Diabetic ulcers are usually located on lower extremities and caused by peripheral neuropathy associated to small or large vessel disease in chronic, uncontrolled diabetes.
Ischemic ulcers are typically found on the distal lower extremities, such as the tips of the toes. These types of ulcers result from a decrease in blood flow to the tissues, which may be caused by coronary artery disease, diabetes, hypertension, hyperlipidemia, peripheral arterial disease or even smoking.
Venous ulcers also develop in the lower extremities, but have yet another different and unique pathology. They are caused by venous hypertension from incompetent venous valves, post-phlebitic syndrome or venous insufficiency. These specific ulcers tend to be irregular in shape.
A pressure ulcer is a localized injury to the skin or underlying tissue due to unrelieved pressure combined with shear or friction. These ulcers are typically found over bony prominences such as the shoulders, buttocks, hips, heels or elbows. Pressure ulcers are even further broken down and described by “stages.”
- A Stage I pressure ulcer describes intact skin that is red and non-blanchable. It may be painful, firm, soft, and warmer or cooler compared to surrounding skin. It is also an indicative sign of risk for further skin breakdown.
- A Stage II pressure ulcer is described as “partial thickness” loss of the dermis layer of skin. It resembles a shallow, open ulcer with a red, pink ulcer bed. It also may present as an intact or ruptured serum-filled blister. This stage does NOT describe skin tears, tape burns, maceration or excoriation. It also does NOT involve bruising or “slough” (necrotic tissue).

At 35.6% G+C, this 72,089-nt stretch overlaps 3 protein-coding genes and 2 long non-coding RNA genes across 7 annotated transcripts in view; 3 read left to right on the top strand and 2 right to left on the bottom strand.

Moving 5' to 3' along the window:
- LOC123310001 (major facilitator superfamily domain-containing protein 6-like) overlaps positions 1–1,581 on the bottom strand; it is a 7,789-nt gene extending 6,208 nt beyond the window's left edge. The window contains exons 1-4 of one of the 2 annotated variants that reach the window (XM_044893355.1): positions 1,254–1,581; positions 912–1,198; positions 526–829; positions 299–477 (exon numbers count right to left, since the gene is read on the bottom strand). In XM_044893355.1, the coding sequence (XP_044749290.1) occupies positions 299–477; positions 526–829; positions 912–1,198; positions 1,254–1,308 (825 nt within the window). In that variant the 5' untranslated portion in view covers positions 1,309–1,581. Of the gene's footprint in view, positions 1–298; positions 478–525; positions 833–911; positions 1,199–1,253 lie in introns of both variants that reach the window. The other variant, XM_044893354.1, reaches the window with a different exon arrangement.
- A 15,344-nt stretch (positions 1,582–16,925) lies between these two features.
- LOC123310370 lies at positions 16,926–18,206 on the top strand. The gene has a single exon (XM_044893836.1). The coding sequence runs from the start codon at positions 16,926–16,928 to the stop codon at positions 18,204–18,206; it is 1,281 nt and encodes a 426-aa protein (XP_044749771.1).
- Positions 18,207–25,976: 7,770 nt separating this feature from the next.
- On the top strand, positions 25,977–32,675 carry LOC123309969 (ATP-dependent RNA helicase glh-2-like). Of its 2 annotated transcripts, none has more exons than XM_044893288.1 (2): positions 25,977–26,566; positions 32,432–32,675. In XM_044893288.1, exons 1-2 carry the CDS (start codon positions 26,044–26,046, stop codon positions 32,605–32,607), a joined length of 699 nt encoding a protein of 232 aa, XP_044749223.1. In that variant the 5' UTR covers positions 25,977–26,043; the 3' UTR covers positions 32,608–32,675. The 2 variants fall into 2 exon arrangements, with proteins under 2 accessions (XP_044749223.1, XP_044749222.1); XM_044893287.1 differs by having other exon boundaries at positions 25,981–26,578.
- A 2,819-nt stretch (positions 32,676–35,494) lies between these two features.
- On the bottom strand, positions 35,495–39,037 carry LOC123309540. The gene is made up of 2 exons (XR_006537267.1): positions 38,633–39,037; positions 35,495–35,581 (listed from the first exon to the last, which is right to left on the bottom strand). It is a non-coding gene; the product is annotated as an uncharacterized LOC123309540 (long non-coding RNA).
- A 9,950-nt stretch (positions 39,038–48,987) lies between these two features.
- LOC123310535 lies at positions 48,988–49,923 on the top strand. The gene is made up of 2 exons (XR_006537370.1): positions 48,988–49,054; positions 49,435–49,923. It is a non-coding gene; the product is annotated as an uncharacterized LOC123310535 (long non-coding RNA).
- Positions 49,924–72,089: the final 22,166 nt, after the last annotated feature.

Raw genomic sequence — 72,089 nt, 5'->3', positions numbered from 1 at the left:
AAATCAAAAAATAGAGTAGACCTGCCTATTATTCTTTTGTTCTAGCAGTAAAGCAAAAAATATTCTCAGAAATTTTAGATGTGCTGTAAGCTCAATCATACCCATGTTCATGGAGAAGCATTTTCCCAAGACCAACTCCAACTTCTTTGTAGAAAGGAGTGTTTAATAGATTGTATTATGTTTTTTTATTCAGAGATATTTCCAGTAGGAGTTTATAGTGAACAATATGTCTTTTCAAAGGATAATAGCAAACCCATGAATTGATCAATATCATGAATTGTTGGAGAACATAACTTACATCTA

- Stage III pressure ulcers are deeper ulcers involving subcutaneous tissue (the fatty layer of skin). It is a “full thickness” tissue loss. Bone, tender or muscle are NOT exposed in this stage.
- A Stage IV pressure ulcer is also “full thickness” tissue loss, however bone, tendon and/or muscle will be visible or directly palpable. It often involves undermining and tunneling (similar to a pocket hidden under the skin).
The National Pressure Ulcer Advisory Panel (NPUAP) serves as an authoritative voice for improved patient outcomes in pressure ulcer prevention and treatment. Keep an eye out, they will be announcing a new and updated pressure ulcer staging system in 2016.
This is a brief summary of ulcers; there are still many other types of ulcers caused by trauma and dermatologic disease. The nurses at Aguirre Legal Nurse Consulting can assist you in properly identifying which type of ulcer is involved in your legal case. We also know some of the best wound care experts available to provide testimony. Call us at (443) 598-2562 or email AguirreLegalNurseConsulting@gmail.com
Stay tuned for my next post on pressure ulcer prevention….